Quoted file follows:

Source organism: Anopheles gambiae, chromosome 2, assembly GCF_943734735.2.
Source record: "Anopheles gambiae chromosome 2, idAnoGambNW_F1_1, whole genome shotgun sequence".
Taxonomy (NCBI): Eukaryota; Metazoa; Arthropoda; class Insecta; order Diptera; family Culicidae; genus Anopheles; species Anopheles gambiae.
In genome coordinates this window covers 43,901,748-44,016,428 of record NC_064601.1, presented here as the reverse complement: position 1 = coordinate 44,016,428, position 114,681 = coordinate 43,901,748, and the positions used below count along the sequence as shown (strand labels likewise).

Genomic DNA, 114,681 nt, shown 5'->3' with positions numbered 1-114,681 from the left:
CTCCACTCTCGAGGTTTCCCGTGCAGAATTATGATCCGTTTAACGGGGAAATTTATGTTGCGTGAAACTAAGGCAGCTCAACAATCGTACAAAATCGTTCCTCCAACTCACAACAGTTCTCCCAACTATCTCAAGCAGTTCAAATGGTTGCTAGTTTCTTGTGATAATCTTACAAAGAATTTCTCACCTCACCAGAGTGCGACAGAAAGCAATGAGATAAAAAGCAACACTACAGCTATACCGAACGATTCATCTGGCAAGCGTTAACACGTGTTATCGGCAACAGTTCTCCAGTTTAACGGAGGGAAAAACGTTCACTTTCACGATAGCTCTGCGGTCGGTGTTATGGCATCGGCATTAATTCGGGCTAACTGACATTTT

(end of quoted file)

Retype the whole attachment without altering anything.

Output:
Source organism: Anopheles gambiae, chromosome 2, assembly GCF_943734735.2.
Source record: "Anopheles gambiae chromosome 2, idAnoGambNW_F1_1, whole genome shotgun sequence".
Taxonomy (NCBI): Eukaryota; Metazoa; Arthropoda; class Insecta; order Diptera; family Culicidae; genus Anopheles; species Anopheles gambiae.
In genome coordinates this window covers 43,901,748-44,016,428 of record NC_064601.1, presented here as the reverse complement: position 1 = coordinate 44,016,428, position 114,681 = coordinate 43,901,748, and the positions used below count along the sequence as shown (strand labels likewise).

Genomic DNA, 114,681 nt, shown 5'->3' with positions numbered 1-114,681 from the left:
CTCCACTCTCGAGGTTTCCCGTGCAGAATTATGATCCGTTTAACGGGGAAATTTATGTTGCGTGAAACTAAGGCAGCTCAACAATCGTACAAAATCGTTCCTCCAACTCACAACAGTTCTCCCAACTATCTCAAGCAGTTCAAATGGTTGCTAGTTTCTTGTGATAATCTTACAAAGAATTTCTCACCTCACCAGAGTGCGACAGAAAGCAATGAGATAAAAAGCAACACTACAGCTATACCGAACGATTCATCTGGCAAGCGTTAACACGTGTTATCGGCAACAGTTCTCCAGTTTAACGGAGGGAAAAACGTTCACTTTCACGATAGCTCTGCGGTCGGTGTTATGGCATCGGCATTAATTCGGGCTAACTGACATTTT